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NEWS

Are lenders ready to rumble?

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Could lenders’ pain be your gain if you’re shopping for a home mortgage? Maybe. Though it hasn’t been in the headlines, some mortgage companies are having a challenging year. Inside Mortgage Finance, a trade publication, reports loan originations “tanked” during the first 3 months of 2018, hitting their lowest level in 3 years.

Possibly as a result, competition for new home-purchase loan applications is on the upswing. One bellwether: LendingTree, the popular online marketplace where banks and mortgage companies compete for borrowers’ business reports that shoppers for home loans are receiving significantly more offers on average through its lender network compared with a year ago.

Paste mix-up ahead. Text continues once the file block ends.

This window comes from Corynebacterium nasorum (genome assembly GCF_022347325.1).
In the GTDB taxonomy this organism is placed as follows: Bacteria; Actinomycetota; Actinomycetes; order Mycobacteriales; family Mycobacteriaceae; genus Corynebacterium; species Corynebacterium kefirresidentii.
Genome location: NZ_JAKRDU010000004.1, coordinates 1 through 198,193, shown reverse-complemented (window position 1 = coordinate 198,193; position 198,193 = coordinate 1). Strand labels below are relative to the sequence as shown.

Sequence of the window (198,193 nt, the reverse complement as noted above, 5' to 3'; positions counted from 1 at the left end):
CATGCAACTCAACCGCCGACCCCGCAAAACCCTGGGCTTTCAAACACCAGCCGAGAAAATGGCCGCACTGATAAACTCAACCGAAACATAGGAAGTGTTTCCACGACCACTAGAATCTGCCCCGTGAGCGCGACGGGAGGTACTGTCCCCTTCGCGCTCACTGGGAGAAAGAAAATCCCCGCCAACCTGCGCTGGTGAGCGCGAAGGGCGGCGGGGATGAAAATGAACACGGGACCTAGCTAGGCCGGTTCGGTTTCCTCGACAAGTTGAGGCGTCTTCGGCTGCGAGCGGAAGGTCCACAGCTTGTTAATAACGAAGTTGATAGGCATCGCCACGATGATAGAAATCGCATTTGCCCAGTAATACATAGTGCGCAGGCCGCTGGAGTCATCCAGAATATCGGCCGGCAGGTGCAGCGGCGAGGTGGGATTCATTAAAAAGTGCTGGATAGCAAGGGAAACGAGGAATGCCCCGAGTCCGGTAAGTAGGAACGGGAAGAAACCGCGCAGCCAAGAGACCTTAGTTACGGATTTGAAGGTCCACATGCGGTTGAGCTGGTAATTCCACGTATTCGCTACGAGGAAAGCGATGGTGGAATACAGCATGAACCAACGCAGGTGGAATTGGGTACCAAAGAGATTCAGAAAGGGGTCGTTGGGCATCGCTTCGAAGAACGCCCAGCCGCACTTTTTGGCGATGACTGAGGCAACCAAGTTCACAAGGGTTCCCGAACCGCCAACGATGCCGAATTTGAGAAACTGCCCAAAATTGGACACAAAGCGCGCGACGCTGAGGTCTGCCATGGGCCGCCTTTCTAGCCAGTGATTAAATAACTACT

Another indicator: Lenders appear to be offering slightly more attractive deals. The Mortgage Bankers Association’s mortgage credit availability index—which monitors credit score requirements, down payments and other key underwriting terms at major lenders—improved by 1.9% for conventional (non-government) mortgages in April. This suggests posted mortgage terms were slightly more favorable to consumers than they had been previously.

Spring sprang forward…and so did home prices.

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It was a tough spring for Los Angeles home buyers. With fewer than usual houses on the market to choose from, prices bested an all-time record in April, according to a report out this week from real estate tracker CoreLogic.